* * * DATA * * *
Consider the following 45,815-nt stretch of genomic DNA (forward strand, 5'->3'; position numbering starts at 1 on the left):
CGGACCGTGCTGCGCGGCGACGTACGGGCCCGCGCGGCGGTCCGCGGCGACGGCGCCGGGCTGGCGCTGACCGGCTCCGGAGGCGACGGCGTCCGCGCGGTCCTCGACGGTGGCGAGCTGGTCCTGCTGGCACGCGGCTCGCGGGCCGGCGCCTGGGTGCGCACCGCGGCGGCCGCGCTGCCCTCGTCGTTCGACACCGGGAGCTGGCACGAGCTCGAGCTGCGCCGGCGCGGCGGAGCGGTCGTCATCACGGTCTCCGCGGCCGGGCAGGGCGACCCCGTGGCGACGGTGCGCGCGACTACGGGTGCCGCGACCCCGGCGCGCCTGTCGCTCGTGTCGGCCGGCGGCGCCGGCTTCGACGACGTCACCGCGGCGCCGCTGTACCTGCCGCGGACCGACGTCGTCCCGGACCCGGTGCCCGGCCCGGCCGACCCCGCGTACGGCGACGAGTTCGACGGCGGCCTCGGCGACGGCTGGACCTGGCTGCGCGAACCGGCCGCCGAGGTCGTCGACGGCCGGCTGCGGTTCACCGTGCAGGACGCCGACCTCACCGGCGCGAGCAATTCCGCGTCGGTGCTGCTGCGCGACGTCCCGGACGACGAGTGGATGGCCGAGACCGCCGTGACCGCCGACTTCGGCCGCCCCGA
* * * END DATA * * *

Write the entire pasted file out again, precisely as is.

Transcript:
Consider the following 45,815-nt stretch of genomic DNA (forward strand, 5'->3'; position numbering starts at 1 on the left):
CGGACCGTGCTGCGCGGCGACGTACGGGCCCGCGCGGCGGTCCGCGGCGACGGCGCCGGGCTGGCGCTGACCGGCTCCGGAGGCGACGGCGTCCGCGCGGTCCTCGACGGTGGCGAGCTGGTCCTGCTGGCACGCGGCTCGCGGGCCGGCGCCTGGGTGCGCACCGCGGCGGCCGCGCTGCCCTCGTCGTTCGACACCGGGAGCTGGCACGAGCTCGAGCTGCGCCGGCGCGGCGGAGCGGTCGTCATCACGGTCTCCGCGGCCGGGCAGGGCGACCCCGTGGCGACGGTGCGCGCGACTACGGGTGCCGCGACCCCGGCGCGCCTGTCGCTCGTGTCGGCCGGCGGCGCCGGCTTCGACGACGTCACCGCGGCGCCGCTGTACCTGCCGCGGACCGACGTCGTCCCGGACCCGGTGCCCGGCCCGGCCGACCCCGCGTACGGCGACGAGTTCGACGGCGGCCTCGGCGACGGCTGGACCTGGCTGCGCGAACCGGCCGCCGAGGTCGTCGACGGCCGGCTGCGGTTCACCGTGCAGGACGCCGACCTCACCGGCGCGAGCAATTCCGCGTCGGTGCTGCTGCGCGACGTCCCGGACGACGAGTGGATGGCCGAGACCGCCGTGACCGCCGACTTCGGCCGCCCCGA